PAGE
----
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Session 2001: The Budget
By Laura McCallum
December 27, 2000
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When lawmakers gather at the Capitol for the 2001 session, their main purpose is to pass a two-year state budget. Gov. Jesse Ventura will reveal his budget in late January, a budget he's spent months preparing. Political observers say the governor's second budget will define his administration by showing his top priorities.

TWO YEARS AGO, a newly-elected Jesse Ventura - a novice to state government - had just two months to come up with a two-year budget recommendation for the Legislature. Finance commissioner Pam Wheelock helped prepare that first budget as a member of Ventura's transition team.

"Here's someone that walks in the door the day after the election and doesn't even have somebody to answer his phone in the transition office, and he's now responsible for making close to $40 billion worth of recommendations," Wheelock recalls.

Ventura ended up using the framework of his predecessor Arne Carlson's budget, and making minor revisions. But this time, the independent governor who campaigned on changing the system has a chance to propose a reform-minded budget and put his imprint on state government.

Wheelock says the governor will present a plan to overhaul the property-tax system, which has been in development for a year and a half. Ventura has said his budget will also include across-the-board income tax cuts, further reductions in car tab fees, and a cut in the sales-tax rate from 6.5 to 6 percent.

Ventura declined requests for a pre-session interview, but he said on MPR's Midmorning in December that he can fund his list of tax cuts by holding state spending to the rate of inflation. (Listen to the interview.)

Ventura is leery of putting much faith into the latest revenue projections of a $3 billion surplus by the year 2003 - a figure many economists consider too optimistic.

"I went into my first year's budget cautious. We had big projections then, I took criticism from the Republicans, saying I was overly cautious, but I'm going to err on the side of caution," Ventura said.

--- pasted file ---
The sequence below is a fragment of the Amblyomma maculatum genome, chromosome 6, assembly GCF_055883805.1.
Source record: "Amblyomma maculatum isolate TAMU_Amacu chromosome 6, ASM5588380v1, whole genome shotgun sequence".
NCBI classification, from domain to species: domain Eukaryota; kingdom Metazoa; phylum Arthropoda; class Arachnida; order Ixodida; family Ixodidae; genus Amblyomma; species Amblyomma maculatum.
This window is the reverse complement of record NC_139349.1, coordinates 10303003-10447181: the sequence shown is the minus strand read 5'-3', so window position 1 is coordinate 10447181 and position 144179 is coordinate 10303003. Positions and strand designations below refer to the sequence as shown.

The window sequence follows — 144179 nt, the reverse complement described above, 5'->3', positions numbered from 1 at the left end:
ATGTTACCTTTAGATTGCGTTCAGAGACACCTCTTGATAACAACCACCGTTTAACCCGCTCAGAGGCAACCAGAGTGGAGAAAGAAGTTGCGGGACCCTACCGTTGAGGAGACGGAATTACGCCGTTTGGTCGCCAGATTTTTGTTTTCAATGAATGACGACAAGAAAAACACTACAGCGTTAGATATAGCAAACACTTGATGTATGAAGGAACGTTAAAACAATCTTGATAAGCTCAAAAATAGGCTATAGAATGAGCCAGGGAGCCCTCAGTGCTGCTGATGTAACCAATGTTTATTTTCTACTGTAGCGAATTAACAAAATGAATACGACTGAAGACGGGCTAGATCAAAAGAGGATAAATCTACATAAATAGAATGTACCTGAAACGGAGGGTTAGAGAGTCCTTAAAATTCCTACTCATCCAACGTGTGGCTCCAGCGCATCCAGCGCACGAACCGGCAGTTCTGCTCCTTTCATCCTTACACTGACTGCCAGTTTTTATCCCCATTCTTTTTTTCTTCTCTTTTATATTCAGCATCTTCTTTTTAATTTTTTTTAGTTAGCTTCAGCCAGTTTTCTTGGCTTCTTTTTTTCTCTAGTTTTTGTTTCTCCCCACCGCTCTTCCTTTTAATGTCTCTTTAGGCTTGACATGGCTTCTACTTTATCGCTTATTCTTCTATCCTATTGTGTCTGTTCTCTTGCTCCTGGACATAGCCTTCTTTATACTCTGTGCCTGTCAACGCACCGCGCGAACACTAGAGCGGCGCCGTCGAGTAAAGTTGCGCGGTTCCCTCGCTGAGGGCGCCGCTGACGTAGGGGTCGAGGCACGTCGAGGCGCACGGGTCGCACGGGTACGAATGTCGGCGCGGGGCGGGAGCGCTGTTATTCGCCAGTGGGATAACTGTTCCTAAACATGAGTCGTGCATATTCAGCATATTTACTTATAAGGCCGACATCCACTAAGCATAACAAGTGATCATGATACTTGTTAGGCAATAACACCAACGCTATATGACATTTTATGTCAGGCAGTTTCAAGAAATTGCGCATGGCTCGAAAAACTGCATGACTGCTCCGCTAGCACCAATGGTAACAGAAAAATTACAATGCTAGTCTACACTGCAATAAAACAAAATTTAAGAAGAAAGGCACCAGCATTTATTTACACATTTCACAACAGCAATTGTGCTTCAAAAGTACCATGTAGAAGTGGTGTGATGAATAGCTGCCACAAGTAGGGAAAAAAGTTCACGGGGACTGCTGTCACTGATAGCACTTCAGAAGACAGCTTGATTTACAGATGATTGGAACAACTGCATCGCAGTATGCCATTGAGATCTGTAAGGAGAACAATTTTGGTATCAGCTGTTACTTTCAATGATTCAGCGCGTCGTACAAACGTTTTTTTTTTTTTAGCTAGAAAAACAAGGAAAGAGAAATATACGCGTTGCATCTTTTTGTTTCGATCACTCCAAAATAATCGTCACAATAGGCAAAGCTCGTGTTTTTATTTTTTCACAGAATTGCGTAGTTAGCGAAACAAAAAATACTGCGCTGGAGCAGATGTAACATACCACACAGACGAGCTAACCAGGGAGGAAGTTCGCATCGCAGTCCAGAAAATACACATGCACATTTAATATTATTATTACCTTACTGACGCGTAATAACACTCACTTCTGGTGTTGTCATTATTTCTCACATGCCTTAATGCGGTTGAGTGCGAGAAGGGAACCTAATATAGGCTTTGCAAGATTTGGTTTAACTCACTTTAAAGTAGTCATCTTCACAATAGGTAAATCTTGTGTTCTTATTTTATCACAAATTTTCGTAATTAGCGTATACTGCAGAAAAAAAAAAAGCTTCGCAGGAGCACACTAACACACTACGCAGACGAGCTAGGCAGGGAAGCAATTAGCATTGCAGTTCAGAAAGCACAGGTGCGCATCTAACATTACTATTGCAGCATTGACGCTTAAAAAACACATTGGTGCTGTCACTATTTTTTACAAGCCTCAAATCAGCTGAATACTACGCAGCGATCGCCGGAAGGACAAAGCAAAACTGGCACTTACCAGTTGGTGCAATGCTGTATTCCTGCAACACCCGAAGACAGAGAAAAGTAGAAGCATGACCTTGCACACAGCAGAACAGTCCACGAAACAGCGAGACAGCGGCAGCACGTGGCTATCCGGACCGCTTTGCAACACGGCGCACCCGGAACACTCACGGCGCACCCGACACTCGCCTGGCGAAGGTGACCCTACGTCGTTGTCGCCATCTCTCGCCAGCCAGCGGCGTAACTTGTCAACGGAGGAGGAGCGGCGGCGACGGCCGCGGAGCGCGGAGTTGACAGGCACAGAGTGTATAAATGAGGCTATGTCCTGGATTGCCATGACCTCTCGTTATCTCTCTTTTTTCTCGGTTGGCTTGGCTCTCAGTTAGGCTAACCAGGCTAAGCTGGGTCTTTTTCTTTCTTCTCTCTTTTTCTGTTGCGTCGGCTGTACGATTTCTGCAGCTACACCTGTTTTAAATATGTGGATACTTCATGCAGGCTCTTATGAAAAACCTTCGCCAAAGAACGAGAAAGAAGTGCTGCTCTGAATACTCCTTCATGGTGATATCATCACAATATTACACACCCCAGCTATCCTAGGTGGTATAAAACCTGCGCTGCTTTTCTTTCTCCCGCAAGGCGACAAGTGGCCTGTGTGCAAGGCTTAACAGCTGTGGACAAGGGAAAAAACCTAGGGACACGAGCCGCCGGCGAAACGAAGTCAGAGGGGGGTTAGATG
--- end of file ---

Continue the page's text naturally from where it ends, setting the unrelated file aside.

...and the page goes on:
Ventura has said if this budget is his last as governor, he wants to be remembered for fiscal responsibility. Commissioner Wheelock says Ventura wants to leave the state in better shape economically than when he took office.

"He is very concerned about being a watchdog on behalf of Minnesota citizens about the level of taxation and spending," she said. "Are we getting our money's worth, and let's only collect what we need, and if we collect more than what we need, let's make sure we give it back."

That's a message Republicans have enthusiastically endorsed, and Democrats have reacted to warily. DFL Senate Majority Leader Roger Moe of Erskine says it may be unrealistic for the governor to limit spending increases to two-percent a year.

"If he's willing to say, 'Let's keep the health insurance premiums at the rate of inflation,' then it works. If you can keep energy cost increases to the rate of inflation, then it works," said Moe.

"I think we've kinda pretty well had our fill of the governor telling us, 'You can't trust those Democrats and Republicans worth a dime,' and beating us upside the head about every week for about two years now."

- Sen. Dick Day (R-Owatonna)
Otherwise, Moe says the governor's budget won't address unmet needs in education, health care and other areas lawmakers heard about on the campaign trail this year.

But Republicans laud the governor's talk of a lean state budget. House Majority Leader Tim Pawlenty of Eagan says if Ventura's budget cuts income taxes across the board and reigns in state spending, the governor and House Republicans will be on the same page.

"We may have an ally this session that we didn't have in previous sessions," said Pawlenty. "The bad news is a lot of times he makes bold public pronouncements, but he doesn't roll up the sleeves and work to get those done; he just launches these press initiatives. If he's actually willing to work his agenda, then I'd be even more excited about it."

Pawlenty's comments indicate the level of skepticism with which many lawmakers regard Ventura. Republican Senate Minority Leader Dick Day of Owatonna predicts anything but smooth sailing for the governor's budget, because many lawmakers are more willing to wrangle with Ventura.

"I think we've kinda pretty well had our fill of the governor telling us, 'You can't trust those Democrats and Republicans worth a dime,' and beating us upside the head about every week for about two years now. I think most of us have finally had it with that."

Ventura's controversial new job as an XFL analyst may have diminished his political capital. Some lawmakers think if the governor leaves the state for 10 weekends in the middle of the session, he won't be engaged enough to effectively push his budget priorities. Without any party colleagues in the Legislature, Ventura has to work harder than previous governors to advance his agenda.

Laura McCallum is the Capitol bureau chief for Minnesota Public Radio. Reach her via e-mail at